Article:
Surface at the Pole
by James Calvert, USN
On a Sunday morning in August 1958, two groups of men clustered around instruments in the control center of submarine USS Skate. One group watched as a moving pinpoint of light shone through the glass top of the control center’s plotting table and the chart paper covering it, following the light's path with a pencil. The other group stood before a metal stylus drawing two irregular parallel lines across a moving paper tape.
Attending to both was US Navy Captain James Calvert, who didn’t dare show the crew how nervous he was.
The plotting chart indicated the Skate’s path under the Arctic ice pack. The stylus indicated the thickness of ice over the submarine. Calvert’s orders were to find a way to make the first surfacing of a submarine through the ice of the North Pole.
And, by the way, to surface without damaging one of the world’s first nuclear powered submarines. He could, of course, attempt ramming the underside of the ice pack with what the Navy oddly called the Skate’s sail – the fin-like projection at the top of the submarine that housed its sensory equipment, as well as the vents that allowed it to take on fresh air from the surface. Damage to the sail would leave the Skate to complete the rest of its voyage effectively blinded beneath the arctic ice.
At last, the stylus lines converged, indicating an area of open water – one of the polynyas (pronounced pull-een-yuhs) – the temporary lakes that open between ice floes during the Arctic summer.
But was the opening big enough to accommodate the Skate’s length and width?
Calvert ordered the periscope up. He turned it right, then left, hoping to see the edge of the ice. There was nothing in sight except a jellyfish, “waving his rainbow-colored tentacles in the quiet water of a sea whose surface is forever protected from waves by its cover of ice,” Calvert writes in his 1960 account, Surface at the Pole: The extraordinary voyages of the USS Skate.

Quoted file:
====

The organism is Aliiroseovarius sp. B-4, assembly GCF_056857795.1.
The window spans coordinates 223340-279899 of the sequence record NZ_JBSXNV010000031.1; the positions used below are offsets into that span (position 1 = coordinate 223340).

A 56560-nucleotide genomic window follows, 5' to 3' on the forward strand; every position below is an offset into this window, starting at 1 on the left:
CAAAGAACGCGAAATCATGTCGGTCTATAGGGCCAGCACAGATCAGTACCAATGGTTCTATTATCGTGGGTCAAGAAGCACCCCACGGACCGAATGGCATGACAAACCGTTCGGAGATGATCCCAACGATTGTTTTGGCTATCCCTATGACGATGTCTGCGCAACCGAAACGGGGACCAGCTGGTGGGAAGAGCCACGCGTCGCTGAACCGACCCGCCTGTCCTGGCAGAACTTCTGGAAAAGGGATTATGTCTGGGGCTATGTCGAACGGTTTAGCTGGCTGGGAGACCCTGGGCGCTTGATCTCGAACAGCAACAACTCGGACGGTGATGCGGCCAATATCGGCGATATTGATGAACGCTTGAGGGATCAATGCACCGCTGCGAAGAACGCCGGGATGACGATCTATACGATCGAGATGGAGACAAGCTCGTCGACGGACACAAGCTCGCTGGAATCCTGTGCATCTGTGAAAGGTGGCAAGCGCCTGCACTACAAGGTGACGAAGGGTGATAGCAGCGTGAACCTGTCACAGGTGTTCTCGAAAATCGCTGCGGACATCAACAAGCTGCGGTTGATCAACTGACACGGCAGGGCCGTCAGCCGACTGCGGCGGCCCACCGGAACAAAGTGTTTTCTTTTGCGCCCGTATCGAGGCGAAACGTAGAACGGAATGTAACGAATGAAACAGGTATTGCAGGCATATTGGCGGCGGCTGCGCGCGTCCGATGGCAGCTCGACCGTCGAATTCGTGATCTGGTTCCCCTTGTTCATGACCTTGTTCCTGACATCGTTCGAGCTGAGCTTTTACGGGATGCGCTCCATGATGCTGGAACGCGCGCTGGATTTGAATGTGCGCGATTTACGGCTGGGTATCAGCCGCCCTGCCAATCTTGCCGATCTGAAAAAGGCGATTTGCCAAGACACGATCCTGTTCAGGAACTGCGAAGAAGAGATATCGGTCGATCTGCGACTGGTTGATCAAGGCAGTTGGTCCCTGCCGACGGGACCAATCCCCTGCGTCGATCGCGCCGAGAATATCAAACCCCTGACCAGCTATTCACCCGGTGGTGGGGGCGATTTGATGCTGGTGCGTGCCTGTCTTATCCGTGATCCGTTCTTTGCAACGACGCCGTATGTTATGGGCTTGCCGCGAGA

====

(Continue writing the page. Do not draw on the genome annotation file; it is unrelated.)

The previous year had been one of embarrassment for the United States, pummeled by its Cold War rival, the Soviet Union, in the race for space. Worse, the USSR’s launching of Sputnik 1 happened during the International Geophysical Year (July 1, 1957 – December 31, 1958), which was supposed to mark a new rapprochement in the sharing of scientific information.
The USSR launched Sputnik 1 October 4, 1957, following it a month later with Sputnik 2. And for all that the less than two-feet across satellites looked more like toys than spaceships, there they undeniably were, visible to all as they orbited the Earth. What was the US to do? Launching the world’s third orbiting satellite (accomplished in early 1958) only gave it the equivalent of bronze medal. It needed something bigger, something – dare I say – splashier?
How about going low instead of high? Low under ice that is, at the top of the world? How about not only a nonstop voyage across the top of the world (accomplished by USS Nautilus in August 1958) but an actual surfacing at the North Pole?
Enter USS Skate, named for the fish, as were many of its sister nuclear submarines of the era, and captained by James Calvert.
The Nautilus’s name was a nod both to a marine life form and the heroic ship of 19th century science fiction writer Jules Verne’s Twenty Thousand Leagues Under the Sea. But though Nautilus grabbed the glory of the first naval transarctic transit, Skate managed the feat of first surfacing at the Pole. Its crew's’ work of mapping portions of the Arctic Ocean as well as doing extensive testing of the nature of the underside of the polar ice also tied in neatly with one of the IGY’s emphases on oceanography.
Reaching the North Pole by ship had been attempted for more than a century, never successfully. Even Australian adventurer Sir Hubert Wilkins’ expedition aboard the diesel-powered submarine, Nautilus, was turned back at the edge Arctic ice pack in 1931. Not until the post-World War II era of nuclear-powered submarines did venturing under the Arctic ice become feasible.
What was there to fear now? Nothing, except a virtually uncharted ocean and, oh, yes, the deadly ice.
(I’m never more enthusiastic about adventures at sea than during August in Texas, when temperatures below 100 degrees F. qualify as a cold spell. Hope you’re reveling too in the oh so cool adventure of Arctic submarines, which continues next Friday with more of James Calvert’s Surface at the Pole, as well as with photographer Paul Gierszewski’s glorious photo of pack ice which illustrates this post.)